Second, when I bring a small stack of books to my work table and open them, I am almost always surprised by what I encounter within. So far: notes from friends, cards, and inscriptions and signatures from previous owners or best of all from the authors themselves. And, decorative endpapers. So, the dilemma immediately becomes - where to place the bookplate so it best complements whatever else is happening inside the book. I think that putting it smack dab in the middle of an endpaper can be too much. It takes up a lot of real estate and draws attention to itself and can be visually cut in half by the jacket flap, if there is one. I looked at some of my other books for guidance. Which I didn't find, because other people seem to have put their bookplates any old place they wanted. Okay then, I suppose that is guidance in and of itself! I am aiming for consistency as I go, and have for the most part settled on the upper left-hand corner of the pastedown endpaper, nestled into that pleasing 45-degree angle where the endpaper covers the book cloth. I like this spot, because if the book has a dust jacket the dust jacket flap protects and even hides the whole bookplate, just enough for it to be a surprise of sorts. But again, I have had to adapt and overcome my borderline obsessive tendencies to allow for what each book in hand calls for. With the decorative or pictorial endpapers in particular. Right now I am working my way through some art books, and many of them have elaborate paintings or illustrations by the artists reproduced on their endpapers. And I don't want to obscure them or cover up an important element in that overall image. Luckily, so far, there is always at least one corner that is more or less empty, either in the front or back of the book. Which leads to...
Third, how to glue each bookplate in. This time I did get significant guidance from some of the books I own that already have other people's bookplates in them. I find that I definitely prefer the tipped-in-along-one-edge vs. the completely-glued-down. I have a small paintbrush and some scrap paper, and it's becoming easy to go through the necessary steps with each book: open the book, fold back the dust jacket if there is one, decide where the bookplate will go and position it so I feel confident about both placement and visual appropriateness, then turn the bookplate over, place it face down on a clean area of the scrap paper, swipe a small amount of adhesive from the bottle on to the brush, gently brush the adhesive along the top edge (or sometimes along the bottom or side instead, depending on what else is already happening on the endpapers), being careful to use a thin layer and brush from the bookplate outward on to the scrap paper, not the other way around, so no wayward glue bloblets can work their way on to the front of the bookplate by accident. Then quickly put down the brush and pick up the bookplate, turn it over, place it carefully where it wants to go, and utilize that second or two before the adhesive takes hold to make sure the bookplate is squared up with the edges of the endpaper and the book cover itself. Then press gently down on the bookplate with a folded scrap of paper towel, over the glued area, to ensure good adhesion and flatness by removing any trapped air. This step also will pick up any stray bit of glue along the bookplate's edge, so I proceed with extreme caution. Then the book rests open for a few minutes to allow the adhesive to completely dry. I am leaving about a half inch of space between the bookplate and the endpaper's edges. Like this, in my copy of The Selected Writings of John Marin, edited by Dorothy Norman (Pellegrini & Cudahy 1949, a decent first edition in a chipped jacket):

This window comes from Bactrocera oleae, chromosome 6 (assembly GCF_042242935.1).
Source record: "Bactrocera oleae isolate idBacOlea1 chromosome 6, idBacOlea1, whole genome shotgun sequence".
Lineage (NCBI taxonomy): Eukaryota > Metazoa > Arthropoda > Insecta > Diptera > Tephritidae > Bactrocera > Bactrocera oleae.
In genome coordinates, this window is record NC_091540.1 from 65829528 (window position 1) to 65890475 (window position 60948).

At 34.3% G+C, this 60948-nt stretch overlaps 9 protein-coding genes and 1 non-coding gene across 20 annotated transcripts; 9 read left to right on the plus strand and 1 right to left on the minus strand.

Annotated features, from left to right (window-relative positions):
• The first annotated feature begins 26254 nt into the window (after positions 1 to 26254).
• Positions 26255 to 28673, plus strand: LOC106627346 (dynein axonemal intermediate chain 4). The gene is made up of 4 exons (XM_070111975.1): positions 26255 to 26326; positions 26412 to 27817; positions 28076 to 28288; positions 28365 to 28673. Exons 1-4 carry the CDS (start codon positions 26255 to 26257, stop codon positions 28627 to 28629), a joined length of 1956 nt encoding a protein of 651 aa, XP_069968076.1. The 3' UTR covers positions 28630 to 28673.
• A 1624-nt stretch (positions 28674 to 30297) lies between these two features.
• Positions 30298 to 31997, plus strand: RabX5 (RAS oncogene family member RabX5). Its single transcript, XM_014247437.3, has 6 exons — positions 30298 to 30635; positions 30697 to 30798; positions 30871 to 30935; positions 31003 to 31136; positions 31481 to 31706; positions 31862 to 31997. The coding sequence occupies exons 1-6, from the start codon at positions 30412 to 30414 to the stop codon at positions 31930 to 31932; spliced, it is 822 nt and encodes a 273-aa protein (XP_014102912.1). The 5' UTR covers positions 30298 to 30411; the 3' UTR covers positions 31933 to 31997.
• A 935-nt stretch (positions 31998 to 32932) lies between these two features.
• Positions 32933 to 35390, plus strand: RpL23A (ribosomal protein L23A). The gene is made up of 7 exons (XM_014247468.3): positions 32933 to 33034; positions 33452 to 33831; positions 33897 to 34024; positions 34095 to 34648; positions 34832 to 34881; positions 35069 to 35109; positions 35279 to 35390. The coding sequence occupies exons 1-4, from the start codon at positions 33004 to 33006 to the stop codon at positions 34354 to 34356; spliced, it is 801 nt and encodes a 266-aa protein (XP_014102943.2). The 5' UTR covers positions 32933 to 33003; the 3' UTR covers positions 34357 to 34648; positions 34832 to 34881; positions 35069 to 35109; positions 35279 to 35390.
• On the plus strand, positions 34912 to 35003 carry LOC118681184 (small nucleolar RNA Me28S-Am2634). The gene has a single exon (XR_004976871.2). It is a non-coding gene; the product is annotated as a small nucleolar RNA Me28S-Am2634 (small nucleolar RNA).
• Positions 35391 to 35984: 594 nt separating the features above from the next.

This all sounds hopelessly obsessive and solipsistic, I do realize. I mean, beyond beyond. But in my own defense, should anyone decide to take me to court and judge me for it, I will say that this contemplative, repetitive task - the snail's pace of it and the timelessness of the project in general (booklovers and collectors and librarians have been doing this very thing for centuries! and I am now part of that continuum!) - is frankly joy-making. I am quietly and deeply happy, as I am when I am painting, come to think of it, making all these small decisions again and again, while engaged in this bookish work. It is a relief and a delight to turn off the news and turn to this instead - this news of the day. Placing a bookplate inside a book feels like putting a stamp on a letter, a letter to some future person I do not know but love anyway, with all my heart. A gentle, wonderful surprise, for that someone, that booklover of the future. And maybe even to my own future self as well? Because in years to come, when I take a book down from the shelf and open it up, I know I will smile when I see these bookplates looking back at me.